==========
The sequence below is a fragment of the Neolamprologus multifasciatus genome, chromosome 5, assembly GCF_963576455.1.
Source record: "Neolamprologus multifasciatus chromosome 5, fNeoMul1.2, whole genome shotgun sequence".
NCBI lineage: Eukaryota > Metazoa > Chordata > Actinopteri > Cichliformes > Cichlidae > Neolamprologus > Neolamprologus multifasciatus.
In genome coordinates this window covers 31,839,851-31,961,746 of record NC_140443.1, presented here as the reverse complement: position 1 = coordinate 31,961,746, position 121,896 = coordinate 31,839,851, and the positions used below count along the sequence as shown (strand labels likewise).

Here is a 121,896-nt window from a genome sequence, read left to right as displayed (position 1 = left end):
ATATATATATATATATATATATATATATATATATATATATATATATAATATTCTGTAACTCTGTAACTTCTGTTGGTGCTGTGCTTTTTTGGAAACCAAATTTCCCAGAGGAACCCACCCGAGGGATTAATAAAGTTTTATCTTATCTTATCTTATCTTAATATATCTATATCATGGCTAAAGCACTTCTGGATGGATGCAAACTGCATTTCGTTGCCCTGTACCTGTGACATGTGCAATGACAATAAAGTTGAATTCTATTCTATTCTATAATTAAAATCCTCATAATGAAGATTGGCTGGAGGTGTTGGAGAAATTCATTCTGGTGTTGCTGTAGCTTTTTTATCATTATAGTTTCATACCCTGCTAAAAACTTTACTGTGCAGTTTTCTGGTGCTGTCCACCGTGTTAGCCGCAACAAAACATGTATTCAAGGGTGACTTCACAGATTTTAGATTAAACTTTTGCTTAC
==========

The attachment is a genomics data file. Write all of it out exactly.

The sequence below is a fragment of the Neolamprologus multifasciatus genome, chromosome 5, assembly GCF_963576455.1.
Source record: "Neolamprologus multifasciatus chromosome 5, fNeoMul1.2, whole genome shotgun sequence".
NCBI lineage: Eukaryota > Metazoa > Chordata > Actinopteri > Cichliformes > Cichlidae > Neolamprologus > Neolamprologus multifasciatus.
In genome coordinates this window covers 31,839,851-31,961,746 of record NC_140443.1, presented here as the reverse complement: position 1 = coordinate 31,961,746, position 121,896 = coordinate 31,839,851, and the positions used below count along the sequence as shown (strand labels likewise).

Here is a 121,896-nt window from a genome sequence, read left to right as displayed (position 1 = left end):
ATATATATATATATATATATATATATATATATATATATATATATATAATATTCTGTAACTCTGTAACTTCTGTTGGTGCTGTGCTTTTTTGGAAACCAAATTTCCCAGAGGAACCCACCCGAGGGATTAATAAAGTTTTATCTTATCTTATCTTATCTTAATATATCTATATCATGGCTAAAGCACTTCTGGATGGATGCAAACTGCATTTCGTTGCCCTGTACCTGTGACATGTGCAATGACAATAAAGTTGAATTCTATTCTATTCTATAATTAAAATCCTCATAATGAAGATTGGCTGGAGGTGTTGGAGAAATTCATTCTGGTGTTGCTGTAGCTTTTTTATCATTATAGTTTCATACCCTGCTAAAAACTTTACTGTGCAGTTTTCTGGTGCTGTCCACCGTGTTAGCCGCAACAAAACATGTATTCAAGGGTGACTTCACAGATTTTAGATTAAACTTTTGCTTAC